Bharat: An engaging family drama to keep you hooked!


‘Bharat’ movie is an official adaptation of South Korean drama Ode to my Father (2014) that focuses on the personal and professional choices of its righteous hero, set against the social backdrop of its time.

On being separated from his dad and sister during the Indo-Pak partition in 1947 as a youngster, Bharat chooses to commit as long as he can remember to keep the promise he’d made to his missing dad. He accepts it upon himself as the oldest child of the house to take care of his mom and kin, trusting their family would rejoin sometime in the future. From 1947 to 2010, the account crosses a time of more than six decades. You see Bharat going for unsafe random temp jobs to make a decent living.

He even begins to look all starry eyed at the feisty Kumud (Katrina Kaif), who is courageous enough to make the first move. “I love you. Shaadi ki umra ho gayi hai meri. Tumse shaadi karna chahti hoon,” she says without the slightest hesitation. She proposes marriage without dreading dismissal. “I do and say what I believe is correct,” she includes and wouldn’t fret prodding Salman, “Tum thodey self-obsessed nahi ho?” She was amazing even in Zero and Bharat is Katrina’s best acting part till date. Her chemistry with Salman feels on-pointe and she works superbly at depicting a lady who is confident without being arrogant. She is equivalent, even better than her man and Ali Abbas Zafar gets straight to the point regarding it.

What likewise emerges in Ali’s direction is the means by which he puts Sunil Grover’s character as Vilayati, Bharat’s closest companion and comrade. Our closest companions are our perfect partners, consistent mates and it reflects here delightfully. Sonali Kulkarni and Jackie Shroff are marvelous as usual.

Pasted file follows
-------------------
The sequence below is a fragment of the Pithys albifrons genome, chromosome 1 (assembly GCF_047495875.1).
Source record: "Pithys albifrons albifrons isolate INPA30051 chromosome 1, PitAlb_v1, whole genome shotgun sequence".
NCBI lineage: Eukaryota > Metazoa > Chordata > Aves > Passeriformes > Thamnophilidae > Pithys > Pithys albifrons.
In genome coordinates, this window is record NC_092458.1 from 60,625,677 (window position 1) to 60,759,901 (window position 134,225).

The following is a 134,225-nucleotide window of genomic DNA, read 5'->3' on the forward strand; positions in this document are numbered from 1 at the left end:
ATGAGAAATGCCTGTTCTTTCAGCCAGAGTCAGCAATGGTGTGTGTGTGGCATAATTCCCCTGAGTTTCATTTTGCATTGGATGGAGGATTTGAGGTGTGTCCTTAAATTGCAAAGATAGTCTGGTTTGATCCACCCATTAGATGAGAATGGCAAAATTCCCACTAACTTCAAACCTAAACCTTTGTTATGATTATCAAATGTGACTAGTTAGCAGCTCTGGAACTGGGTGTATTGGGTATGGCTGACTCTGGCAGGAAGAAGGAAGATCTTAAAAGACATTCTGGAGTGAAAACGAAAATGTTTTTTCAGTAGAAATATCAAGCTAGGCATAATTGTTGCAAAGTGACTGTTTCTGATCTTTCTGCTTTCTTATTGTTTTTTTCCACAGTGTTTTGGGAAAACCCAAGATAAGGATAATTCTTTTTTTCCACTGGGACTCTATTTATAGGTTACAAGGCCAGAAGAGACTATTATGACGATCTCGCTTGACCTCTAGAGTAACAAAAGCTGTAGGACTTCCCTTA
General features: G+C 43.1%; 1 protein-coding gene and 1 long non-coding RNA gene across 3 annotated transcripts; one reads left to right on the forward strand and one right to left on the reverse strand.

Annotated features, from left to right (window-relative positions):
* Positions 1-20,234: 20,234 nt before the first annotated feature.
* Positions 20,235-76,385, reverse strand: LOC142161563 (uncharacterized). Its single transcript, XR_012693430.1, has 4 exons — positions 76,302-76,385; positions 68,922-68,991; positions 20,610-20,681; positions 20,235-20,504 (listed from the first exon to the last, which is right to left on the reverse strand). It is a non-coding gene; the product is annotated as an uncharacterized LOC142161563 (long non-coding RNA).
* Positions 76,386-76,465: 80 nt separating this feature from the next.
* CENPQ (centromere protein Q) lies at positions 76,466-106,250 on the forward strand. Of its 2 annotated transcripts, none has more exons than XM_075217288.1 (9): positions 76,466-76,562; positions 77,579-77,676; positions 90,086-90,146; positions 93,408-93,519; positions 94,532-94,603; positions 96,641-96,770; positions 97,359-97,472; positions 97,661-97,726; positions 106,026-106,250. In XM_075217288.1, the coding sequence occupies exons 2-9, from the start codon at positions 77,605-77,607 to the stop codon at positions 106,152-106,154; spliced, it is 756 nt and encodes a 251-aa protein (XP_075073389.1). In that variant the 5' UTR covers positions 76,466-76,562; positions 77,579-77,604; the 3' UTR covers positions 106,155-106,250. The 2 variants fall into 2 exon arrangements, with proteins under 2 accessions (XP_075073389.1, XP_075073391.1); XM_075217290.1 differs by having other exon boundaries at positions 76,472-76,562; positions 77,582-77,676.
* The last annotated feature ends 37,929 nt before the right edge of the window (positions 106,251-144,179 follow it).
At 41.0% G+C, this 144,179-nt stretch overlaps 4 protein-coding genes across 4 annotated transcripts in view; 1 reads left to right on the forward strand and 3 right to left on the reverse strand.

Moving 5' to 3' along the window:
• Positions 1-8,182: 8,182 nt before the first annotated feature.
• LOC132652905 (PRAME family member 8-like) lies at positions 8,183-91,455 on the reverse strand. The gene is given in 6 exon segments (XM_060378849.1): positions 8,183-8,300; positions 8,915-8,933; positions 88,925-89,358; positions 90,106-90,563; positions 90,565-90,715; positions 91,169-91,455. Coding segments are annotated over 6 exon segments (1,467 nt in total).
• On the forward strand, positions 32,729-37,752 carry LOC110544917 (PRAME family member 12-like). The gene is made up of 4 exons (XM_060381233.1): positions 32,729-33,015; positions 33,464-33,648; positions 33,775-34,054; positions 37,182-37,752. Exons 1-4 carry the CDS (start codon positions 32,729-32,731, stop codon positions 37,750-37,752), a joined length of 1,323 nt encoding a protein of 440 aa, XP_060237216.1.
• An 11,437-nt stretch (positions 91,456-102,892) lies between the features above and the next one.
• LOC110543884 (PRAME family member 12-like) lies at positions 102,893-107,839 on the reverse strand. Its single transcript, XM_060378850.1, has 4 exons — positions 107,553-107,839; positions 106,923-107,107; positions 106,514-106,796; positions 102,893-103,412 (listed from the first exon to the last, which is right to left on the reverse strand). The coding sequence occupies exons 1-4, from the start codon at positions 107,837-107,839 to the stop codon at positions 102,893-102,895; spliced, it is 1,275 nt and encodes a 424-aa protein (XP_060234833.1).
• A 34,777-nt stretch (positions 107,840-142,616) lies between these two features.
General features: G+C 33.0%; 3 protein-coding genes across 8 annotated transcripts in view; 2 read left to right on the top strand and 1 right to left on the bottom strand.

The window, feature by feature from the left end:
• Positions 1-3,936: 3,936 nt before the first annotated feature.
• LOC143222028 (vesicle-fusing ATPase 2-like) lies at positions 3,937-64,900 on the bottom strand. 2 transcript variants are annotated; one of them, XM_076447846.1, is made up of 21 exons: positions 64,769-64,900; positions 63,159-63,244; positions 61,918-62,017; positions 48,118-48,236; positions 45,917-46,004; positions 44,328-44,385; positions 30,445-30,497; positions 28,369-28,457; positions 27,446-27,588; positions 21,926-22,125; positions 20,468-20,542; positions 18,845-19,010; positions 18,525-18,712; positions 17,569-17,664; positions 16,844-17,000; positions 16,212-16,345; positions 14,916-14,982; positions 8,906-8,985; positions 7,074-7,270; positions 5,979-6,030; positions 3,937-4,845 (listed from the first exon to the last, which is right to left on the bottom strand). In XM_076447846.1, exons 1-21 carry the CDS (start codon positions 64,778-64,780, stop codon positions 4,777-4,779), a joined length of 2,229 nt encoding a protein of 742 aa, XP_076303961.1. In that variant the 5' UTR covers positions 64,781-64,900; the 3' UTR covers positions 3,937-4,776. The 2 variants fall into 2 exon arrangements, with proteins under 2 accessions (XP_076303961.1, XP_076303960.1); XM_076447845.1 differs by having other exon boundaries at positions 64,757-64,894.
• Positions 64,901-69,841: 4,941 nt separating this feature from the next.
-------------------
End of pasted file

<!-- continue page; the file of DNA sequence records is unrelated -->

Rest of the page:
In the midst of the ‘hookup culture’ being celebrated in motion pictures, Salman’s movies with old fashioned qualities regularly mean to get the families together. He acts well and looks great. Salman’s extraordinary closeness to his genuine family (guardians and kin), makes him perfect to play Bharat as he typifies his character’s qualities, in this way making it additionally persuading.

Ali actually, plays an exercise in careful control. He imbues feelings with sufficient fun Salman components that will get his diehard fans to whistle. He mounts the winding story in an unhurried way on a tremendous canvas. Bharat has such a large number of things occurring without a moment’s delay and too many time jumps. This in the long run makes the film a debilitating, good watch in spite of the amusement, silliness and respectability it spreads.

Bharat is engaging enough to keep you hooked.